Telos Publishing

Author Mark Chadbourn
Published 2003
ISBN 1-903899-14-6 (standard hardback)
1-903899-15-4 (deluxe hardback)
FeaturingThe Second Doctor, Ben and Polly

Published by Telos Publishing Ltd.
c/o 5a Church Road, Shortlands, Bromley, Kent, BR2 0HP, England.
Synopsis: It's the Summer of Love, but a new drug is destroying everything.


A Review by Richard Radcliffe 20/5/03

Mark Chadbourn was here given the brief to write a "Mark Chadbourn story with Doctor Who in it", rather than a Dr Who story by Mark Chadbourn. As a result what we have here is one of those often infuriating pieces of DW merchandise, in which the Doctor is not the main focus.

That focus belongs to Summer - the narrator of the book. She describes the events of early 1967, when she was in San Francisco, surrounded by hippies - where free love, peace and drugs were all the rage. I do get infuriated when the Doctor is not the main character, he should be in a DW book - but hats off here to Chadbourn for the character of Summer. Her personality shines through this story, whether it is the Summer describing the events of 1967, or the Summer who is describing her life in present day turn of the 21st Century. This mixed up cookie, sceptical about everything, is a fabulous voice for this extreme chapter in world history.

Mark Chadbourn effectively describes the atmosphere that must have existed in San Francisco during 1967, when the summer of love was imminent. This isn't a nostalgia infested book though - the bad and the good are brought forward. I really feel I have more insight into that period of history as a result. Through the eyes of Summer this extreme way of living really seemed real.

The Doctor's involvement is an interesting one. Coming across often closer to the 7th Doctors distant personae of the New Adventures, he seems to ignore Summer most of the book - only to visit her in a later incarnation at the books conclusion, showing he really did care. His efforts to prevent disaster all occur away from Summer's writing - showing again this is a Summer/Chadbourn book, with the Doctor as guest star.

The choice of companions would seem a trifle obvious. Polly, more than any other companion, represents this phase of History. Ben is there too, the 2 being part of the TARDIS team of that era. So it's a book set in early 1967, featuring the Doctor and Companions of that very era. Strange then that Polly and Ben don't seem to fit in that well. The contrast between the world that DW presented in 1967, and reality was too far a chasm to bridge.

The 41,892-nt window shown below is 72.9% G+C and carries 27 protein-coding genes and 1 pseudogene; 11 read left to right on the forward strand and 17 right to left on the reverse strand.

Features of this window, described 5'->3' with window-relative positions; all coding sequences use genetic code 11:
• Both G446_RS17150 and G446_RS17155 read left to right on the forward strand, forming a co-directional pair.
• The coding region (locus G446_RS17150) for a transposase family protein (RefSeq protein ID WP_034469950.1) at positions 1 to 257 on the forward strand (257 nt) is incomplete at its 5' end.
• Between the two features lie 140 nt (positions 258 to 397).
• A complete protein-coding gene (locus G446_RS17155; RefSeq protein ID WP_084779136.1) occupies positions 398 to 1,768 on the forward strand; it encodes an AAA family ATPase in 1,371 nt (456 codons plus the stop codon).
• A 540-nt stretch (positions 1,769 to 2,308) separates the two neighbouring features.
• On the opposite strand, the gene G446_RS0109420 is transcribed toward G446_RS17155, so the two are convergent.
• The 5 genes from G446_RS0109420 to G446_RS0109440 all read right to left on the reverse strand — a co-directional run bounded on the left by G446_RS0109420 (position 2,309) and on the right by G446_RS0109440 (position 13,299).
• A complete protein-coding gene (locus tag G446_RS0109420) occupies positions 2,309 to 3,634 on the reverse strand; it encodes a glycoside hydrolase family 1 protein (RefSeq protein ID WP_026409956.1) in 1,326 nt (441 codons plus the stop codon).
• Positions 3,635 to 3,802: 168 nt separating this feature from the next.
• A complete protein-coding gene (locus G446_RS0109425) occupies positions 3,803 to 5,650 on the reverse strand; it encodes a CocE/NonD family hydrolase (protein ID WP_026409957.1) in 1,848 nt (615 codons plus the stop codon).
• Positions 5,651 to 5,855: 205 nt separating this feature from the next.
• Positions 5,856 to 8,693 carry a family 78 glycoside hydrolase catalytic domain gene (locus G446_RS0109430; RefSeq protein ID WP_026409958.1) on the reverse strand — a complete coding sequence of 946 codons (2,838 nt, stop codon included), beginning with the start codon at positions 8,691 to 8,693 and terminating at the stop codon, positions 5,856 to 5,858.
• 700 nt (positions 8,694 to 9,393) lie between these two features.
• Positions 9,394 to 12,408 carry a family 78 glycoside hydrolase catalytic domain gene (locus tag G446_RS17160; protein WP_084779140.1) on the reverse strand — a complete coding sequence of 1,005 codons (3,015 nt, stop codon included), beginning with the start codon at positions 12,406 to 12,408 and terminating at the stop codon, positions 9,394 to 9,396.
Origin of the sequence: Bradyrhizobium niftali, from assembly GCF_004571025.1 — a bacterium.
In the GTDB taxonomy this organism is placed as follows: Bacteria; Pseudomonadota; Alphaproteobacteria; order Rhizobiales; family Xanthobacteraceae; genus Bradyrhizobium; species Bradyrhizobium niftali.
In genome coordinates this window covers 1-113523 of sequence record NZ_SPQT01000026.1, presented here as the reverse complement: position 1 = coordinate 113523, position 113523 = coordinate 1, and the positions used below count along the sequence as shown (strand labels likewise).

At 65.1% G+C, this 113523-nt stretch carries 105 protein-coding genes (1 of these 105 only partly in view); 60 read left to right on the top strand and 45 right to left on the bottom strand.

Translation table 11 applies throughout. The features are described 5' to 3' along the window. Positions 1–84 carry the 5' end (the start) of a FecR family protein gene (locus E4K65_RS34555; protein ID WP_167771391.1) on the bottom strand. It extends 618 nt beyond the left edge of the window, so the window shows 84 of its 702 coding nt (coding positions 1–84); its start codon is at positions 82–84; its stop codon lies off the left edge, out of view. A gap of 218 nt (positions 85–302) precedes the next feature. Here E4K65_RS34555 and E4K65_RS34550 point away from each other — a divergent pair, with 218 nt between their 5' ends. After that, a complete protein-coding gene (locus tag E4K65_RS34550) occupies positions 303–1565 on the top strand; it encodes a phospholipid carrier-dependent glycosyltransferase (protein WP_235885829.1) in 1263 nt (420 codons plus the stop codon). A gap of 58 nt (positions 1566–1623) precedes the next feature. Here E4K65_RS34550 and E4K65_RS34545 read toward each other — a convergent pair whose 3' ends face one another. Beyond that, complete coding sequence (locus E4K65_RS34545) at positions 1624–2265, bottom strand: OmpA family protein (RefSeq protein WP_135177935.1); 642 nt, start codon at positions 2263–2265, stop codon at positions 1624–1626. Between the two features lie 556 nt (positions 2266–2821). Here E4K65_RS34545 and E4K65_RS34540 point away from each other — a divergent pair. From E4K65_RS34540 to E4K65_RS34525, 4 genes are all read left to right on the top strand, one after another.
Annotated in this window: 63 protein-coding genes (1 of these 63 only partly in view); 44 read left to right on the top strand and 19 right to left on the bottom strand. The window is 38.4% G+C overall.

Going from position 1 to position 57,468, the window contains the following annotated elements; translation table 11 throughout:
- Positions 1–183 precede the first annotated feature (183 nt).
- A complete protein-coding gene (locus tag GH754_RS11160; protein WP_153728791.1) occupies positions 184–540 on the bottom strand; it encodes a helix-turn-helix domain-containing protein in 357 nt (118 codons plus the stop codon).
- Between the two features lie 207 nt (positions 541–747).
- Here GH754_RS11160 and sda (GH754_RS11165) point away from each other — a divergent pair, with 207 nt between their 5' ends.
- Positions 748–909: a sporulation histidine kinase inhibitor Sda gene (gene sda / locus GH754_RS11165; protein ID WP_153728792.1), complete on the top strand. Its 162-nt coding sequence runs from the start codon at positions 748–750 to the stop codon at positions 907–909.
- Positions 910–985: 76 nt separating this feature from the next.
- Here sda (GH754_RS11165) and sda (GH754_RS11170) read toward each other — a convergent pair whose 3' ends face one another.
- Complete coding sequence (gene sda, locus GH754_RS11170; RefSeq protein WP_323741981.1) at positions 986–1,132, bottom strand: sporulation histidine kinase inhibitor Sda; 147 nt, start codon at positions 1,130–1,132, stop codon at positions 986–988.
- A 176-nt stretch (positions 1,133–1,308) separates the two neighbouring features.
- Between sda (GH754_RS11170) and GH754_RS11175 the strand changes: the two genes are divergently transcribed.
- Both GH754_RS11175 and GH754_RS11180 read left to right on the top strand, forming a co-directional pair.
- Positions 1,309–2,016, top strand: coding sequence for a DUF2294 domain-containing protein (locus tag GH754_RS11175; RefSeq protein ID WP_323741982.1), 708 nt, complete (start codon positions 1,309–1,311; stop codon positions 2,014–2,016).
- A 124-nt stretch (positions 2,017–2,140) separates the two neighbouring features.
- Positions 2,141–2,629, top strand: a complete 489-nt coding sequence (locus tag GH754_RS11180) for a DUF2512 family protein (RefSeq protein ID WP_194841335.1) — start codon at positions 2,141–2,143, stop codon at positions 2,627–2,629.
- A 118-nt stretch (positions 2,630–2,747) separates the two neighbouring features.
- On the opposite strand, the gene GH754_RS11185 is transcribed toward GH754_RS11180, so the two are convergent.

As a social commentary of the late 60s Wonderland works brilliantly. As a DW story it is less successful, even coming across quite X-Files towards the end. But I like the X-Files so that's not too bad a thing.

My lasting memories of the novella would be the author's grasp on what made this era so unique. What made it so bizarre. The no-punches-pulled nature of much of the novella is a honest portrayal of this. I would deem this another fine success for an increasingly impressive range. 8/10

A Review by Finn Clark 30/5/03

I'm a bit ambivalent about the Telos novellas. Leaving aside the rubbish ones, they've tended to fall into two categories: (a) quite good I suppose, and (b) Kim Newman's Time and Relative. My problem is that "quite good I suppose" isn't what I'm looking for in these slim hardbacks. I want something special. The BBC Books in 2002 were better, more interesting and more innovative than Telos's four 2002 novellas, which some might say is the wrong way round. Admittedly the BBC had nineteen full-length novels to play with, but if you're buying Telos's deluxe editions then each publisher's total output would have cost you about the same.

Which is a roundabout way of saying that I think Wonderland might be my second-favourite Telos novella to date. Maybe. I'm still undecided.

My reservations mostly concern the Doctor. I have no objection to Dark Troughton, who's always fun, but this Doctor is insensitive, thoughtless and largely oblivious to the heroine's distress. Uh-uh. Nope. Sorry, I don't buy it. Not in his second incarnation. It helps that he's kept offstage for much of the book as in Cartmel's War trilogy (Ben and Polly acting as his representatives), but it still felt wrong for Troughton. Mark Chadbourn emphasises the Doctor's alien nature in heavy-handed ways we've seen done better elsewhere, but I might have reacted better to them had I found his portrayal intriguing or plausible in the first place. There must be thousands of ways to write a scary, enigmatic Doctor, but this could be the most ill-chosen of them all.